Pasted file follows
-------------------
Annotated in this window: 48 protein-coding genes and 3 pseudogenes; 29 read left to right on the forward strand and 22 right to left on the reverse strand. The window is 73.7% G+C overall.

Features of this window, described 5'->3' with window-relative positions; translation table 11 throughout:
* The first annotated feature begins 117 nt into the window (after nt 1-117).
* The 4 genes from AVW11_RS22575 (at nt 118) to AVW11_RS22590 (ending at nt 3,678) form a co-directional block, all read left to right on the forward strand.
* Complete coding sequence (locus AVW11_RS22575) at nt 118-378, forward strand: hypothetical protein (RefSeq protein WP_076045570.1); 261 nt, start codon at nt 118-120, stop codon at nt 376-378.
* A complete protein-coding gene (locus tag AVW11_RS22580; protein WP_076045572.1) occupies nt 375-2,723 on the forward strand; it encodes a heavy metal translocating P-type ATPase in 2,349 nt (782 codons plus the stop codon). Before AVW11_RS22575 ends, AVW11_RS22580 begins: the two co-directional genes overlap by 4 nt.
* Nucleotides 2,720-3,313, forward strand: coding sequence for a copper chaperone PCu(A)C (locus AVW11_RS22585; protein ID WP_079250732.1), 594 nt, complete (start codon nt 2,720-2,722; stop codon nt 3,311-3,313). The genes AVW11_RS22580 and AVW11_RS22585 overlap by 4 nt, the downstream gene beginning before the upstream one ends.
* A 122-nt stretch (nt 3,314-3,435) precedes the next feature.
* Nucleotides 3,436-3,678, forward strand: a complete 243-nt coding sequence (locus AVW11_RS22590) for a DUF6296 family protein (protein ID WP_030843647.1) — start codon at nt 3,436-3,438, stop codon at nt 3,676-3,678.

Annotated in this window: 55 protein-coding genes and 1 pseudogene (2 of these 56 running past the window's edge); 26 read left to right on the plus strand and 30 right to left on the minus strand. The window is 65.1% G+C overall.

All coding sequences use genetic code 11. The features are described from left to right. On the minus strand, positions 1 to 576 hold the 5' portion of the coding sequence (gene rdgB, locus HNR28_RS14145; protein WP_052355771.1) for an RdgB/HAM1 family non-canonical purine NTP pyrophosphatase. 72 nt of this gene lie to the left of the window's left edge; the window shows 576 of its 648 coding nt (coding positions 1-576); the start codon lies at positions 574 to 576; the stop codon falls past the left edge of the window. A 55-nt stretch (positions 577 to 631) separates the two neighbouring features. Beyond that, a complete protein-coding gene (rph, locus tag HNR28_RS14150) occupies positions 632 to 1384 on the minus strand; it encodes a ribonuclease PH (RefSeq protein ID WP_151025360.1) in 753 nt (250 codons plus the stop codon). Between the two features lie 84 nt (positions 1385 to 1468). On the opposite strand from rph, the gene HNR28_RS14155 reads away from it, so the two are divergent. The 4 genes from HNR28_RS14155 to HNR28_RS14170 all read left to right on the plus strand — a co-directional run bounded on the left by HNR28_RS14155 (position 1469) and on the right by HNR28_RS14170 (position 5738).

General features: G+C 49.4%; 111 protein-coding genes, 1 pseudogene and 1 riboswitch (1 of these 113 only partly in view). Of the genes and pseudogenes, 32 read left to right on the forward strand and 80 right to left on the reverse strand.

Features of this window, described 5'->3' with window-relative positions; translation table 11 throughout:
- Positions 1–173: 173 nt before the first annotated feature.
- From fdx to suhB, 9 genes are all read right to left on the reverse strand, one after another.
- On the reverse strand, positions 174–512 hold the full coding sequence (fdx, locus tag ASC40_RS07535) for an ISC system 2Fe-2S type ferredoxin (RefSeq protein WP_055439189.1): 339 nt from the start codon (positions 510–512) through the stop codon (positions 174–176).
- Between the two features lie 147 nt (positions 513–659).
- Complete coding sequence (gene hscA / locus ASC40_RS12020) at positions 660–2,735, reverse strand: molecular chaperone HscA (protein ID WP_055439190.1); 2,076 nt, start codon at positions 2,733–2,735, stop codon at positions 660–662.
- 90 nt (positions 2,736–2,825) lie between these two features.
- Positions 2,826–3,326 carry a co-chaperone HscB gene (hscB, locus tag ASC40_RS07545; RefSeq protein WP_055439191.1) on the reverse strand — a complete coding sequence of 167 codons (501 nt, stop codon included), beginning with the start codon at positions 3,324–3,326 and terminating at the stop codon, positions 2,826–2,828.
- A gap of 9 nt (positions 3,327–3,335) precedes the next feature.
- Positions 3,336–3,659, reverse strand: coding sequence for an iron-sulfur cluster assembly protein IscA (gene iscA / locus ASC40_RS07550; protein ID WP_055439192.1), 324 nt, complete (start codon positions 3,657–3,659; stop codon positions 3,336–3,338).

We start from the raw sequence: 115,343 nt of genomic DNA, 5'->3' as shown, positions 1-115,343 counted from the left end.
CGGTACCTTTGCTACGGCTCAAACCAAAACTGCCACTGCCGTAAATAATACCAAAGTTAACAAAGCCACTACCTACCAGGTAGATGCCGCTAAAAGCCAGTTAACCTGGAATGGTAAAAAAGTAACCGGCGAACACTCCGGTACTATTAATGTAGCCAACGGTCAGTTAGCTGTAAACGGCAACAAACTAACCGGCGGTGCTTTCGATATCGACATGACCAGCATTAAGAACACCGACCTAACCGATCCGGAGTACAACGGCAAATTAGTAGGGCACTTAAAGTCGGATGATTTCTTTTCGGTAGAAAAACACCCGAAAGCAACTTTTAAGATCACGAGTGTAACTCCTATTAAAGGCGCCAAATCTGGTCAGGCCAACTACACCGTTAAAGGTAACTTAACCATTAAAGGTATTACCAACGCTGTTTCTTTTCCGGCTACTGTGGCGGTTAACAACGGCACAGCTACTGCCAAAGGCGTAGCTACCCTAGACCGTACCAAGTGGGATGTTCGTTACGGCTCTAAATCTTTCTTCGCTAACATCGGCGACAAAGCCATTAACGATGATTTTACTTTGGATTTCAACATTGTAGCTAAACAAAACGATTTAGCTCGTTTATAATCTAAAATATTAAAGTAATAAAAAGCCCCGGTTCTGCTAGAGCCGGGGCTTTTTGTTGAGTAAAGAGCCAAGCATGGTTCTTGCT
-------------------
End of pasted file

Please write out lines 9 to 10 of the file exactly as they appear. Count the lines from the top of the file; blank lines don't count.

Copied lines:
* Nucleotides 3,436-3,678, forward strand: a complete 243-nt coding sequence (locus AVW11_RS22590) for a DUF6296 family protein (protein ID WP_030843647.1) — start codon at nt 3,436-3,438, stop codon at nt 3,676-3,678.

Annotated in this window: 55 protein-coding genes and 1 pseudogene (2 of these 56 running past the window's edge); 26 read left to right on the plus strand and 30 right to left on the minus strand. The window is 65.1% G+C overall.